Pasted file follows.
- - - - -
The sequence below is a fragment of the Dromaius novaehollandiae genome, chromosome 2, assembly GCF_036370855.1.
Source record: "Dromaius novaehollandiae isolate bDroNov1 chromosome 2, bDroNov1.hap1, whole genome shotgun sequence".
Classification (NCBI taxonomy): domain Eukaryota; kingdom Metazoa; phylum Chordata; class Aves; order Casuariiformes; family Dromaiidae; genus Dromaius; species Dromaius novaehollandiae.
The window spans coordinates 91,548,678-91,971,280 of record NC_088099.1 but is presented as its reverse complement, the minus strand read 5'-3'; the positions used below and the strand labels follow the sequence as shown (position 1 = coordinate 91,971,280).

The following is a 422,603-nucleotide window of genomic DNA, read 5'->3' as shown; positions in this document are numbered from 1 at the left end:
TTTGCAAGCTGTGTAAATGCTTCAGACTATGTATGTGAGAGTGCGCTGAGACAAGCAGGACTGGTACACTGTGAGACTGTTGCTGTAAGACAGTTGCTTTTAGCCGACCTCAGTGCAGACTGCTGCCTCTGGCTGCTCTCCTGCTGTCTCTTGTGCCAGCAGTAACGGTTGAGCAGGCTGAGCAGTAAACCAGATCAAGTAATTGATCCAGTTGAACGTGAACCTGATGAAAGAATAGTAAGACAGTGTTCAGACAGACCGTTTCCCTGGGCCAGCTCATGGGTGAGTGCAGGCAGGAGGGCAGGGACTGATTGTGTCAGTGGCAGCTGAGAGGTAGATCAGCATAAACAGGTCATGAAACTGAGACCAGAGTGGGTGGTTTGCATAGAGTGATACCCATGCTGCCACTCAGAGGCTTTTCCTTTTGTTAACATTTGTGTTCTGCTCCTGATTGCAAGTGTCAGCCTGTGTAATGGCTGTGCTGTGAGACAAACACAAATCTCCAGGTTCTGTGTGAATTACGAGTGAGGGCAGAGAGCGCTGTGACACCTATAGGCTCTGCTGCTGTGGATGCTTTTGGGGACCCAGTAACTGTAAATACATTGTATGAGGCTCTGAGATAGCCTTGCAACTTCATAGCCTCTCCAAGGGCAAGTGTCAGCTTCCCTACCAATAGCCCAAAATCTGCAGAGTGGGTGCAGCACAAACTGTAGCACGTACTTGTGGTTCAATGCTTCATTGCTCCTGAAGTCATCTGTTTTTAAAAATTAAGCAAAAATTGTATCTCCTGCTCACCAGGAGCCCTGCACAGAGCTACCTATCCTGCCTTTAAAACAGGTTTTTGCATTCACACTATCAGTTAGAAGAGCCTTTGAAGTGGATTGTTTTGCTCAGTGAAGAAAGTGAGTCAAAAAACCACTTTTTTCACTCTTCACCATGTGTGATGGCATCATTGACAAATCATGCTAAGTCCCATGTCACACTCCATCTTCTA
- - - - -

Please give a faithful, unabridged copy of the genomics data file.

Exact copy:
The sequence below is a fragment of the Dromaius novaehollandiae genome, chromosome 2, assembly GCF_036370855.1.
Source record: "Dromaius novaehollandiae isolate bDroNov1 chromosome 2, bDroNov1.hap1, whole genome shotgun sequence".
Classification (NCBI taxonomy): domain Eukaryota; kingdom Metazoa; phylum Chordata; class Aves; order Casuariiformes; family Dromaiidae; genus Dromaius; species Dromaius novaehollandiae.
The window spans coordinates 91,548,678-91,971,280 of record NC_088099.1 but is presented as its reverse complement, the minus strand read 5'-3'; the positions used below and the strand labels follow the sequence as shown (position 1 = coordinate 91,971,280).

The following is a 422,603-nucleotide window of genomic DNA, read 5'->3' as shown; positions in this document are numbered from 1 at the left end:
TTTGCAAGCTGTGTAAATGCTTCAGACTATGTATGTGAGAGTGCGCTGAGACAAGCAGGACTGGTACACTGTGAGACTGTTGCTGTAAGACAGTTGCTTTTAGCCGACCTCAGTGCAGACTGCTGCCTCTGGCTGCTCTCCTGCTGTCTCTTGTGCCAGCAGTAACGGTTGAGCAGGCTGAGCAGTAAACCAGATCAAGTAATTGATCCAGTTGAACGTGAACCTGATGAAAGAATAGTAAGACAGTGTTCAGACAGACCGTTTCCCTGGGCCAGCTCATGGGTGAGTGCAGGCAGGAGGGCAGGGACTGATTGTGTCAGTGGCAGCTGAGAGGTAGATCAGCATAAACAGGTCATGAAACTGAGACCAGAGTGGGTGGTTTGCATAGAGTGATACCCATGCTGCCACTCAGAGGCTTTTCCTTTTGTTAACATTTGTGTTCTGCTCCTGATTGCAAGTGTCAGCCTGTGTAATGGCTGTGCTGTGAGACAAACACAAATCTCCAGGTTCTGTGTGAATTACGAGTGAGGGCAGAGAGCGCTGTGACACCTATAGGCTCTGCTGCTGTGGATGCTTTTGGGGACCCAGTAACTGTAAATACATTGTATGAGGCTCTGAGATAGCCTTGCAACTTCATAGCCTCTCCAAGGGCAAGTGTCAGCTTCCCTACCAATAGCCCAAAATCTGCAGAGTGGGTGCAGCACAAACTGTAGCACGTACTTGTGGTTCAATGCTTCATTGCTCCTGAAGTCATCTGTTTTTAAAAATTAAGCAAAAATTGTATCTCCTGCTCACCAGGAGCCCTGCACAGAGCTACCTATCCTGCCTTTAAAACAGGTTTTTGCATTCACACTATCAGTTAGAAGAGCCTTTGAAGTGGATTGTTTTGCTCAGTGAAGAAAGTGAGTCAAAAAACCACTTTTTTCACTCTTCACCATGTGTGATGGCATCATTGACAAATCATGCTAAGTCCCATGTCACACTCCATCTTCTA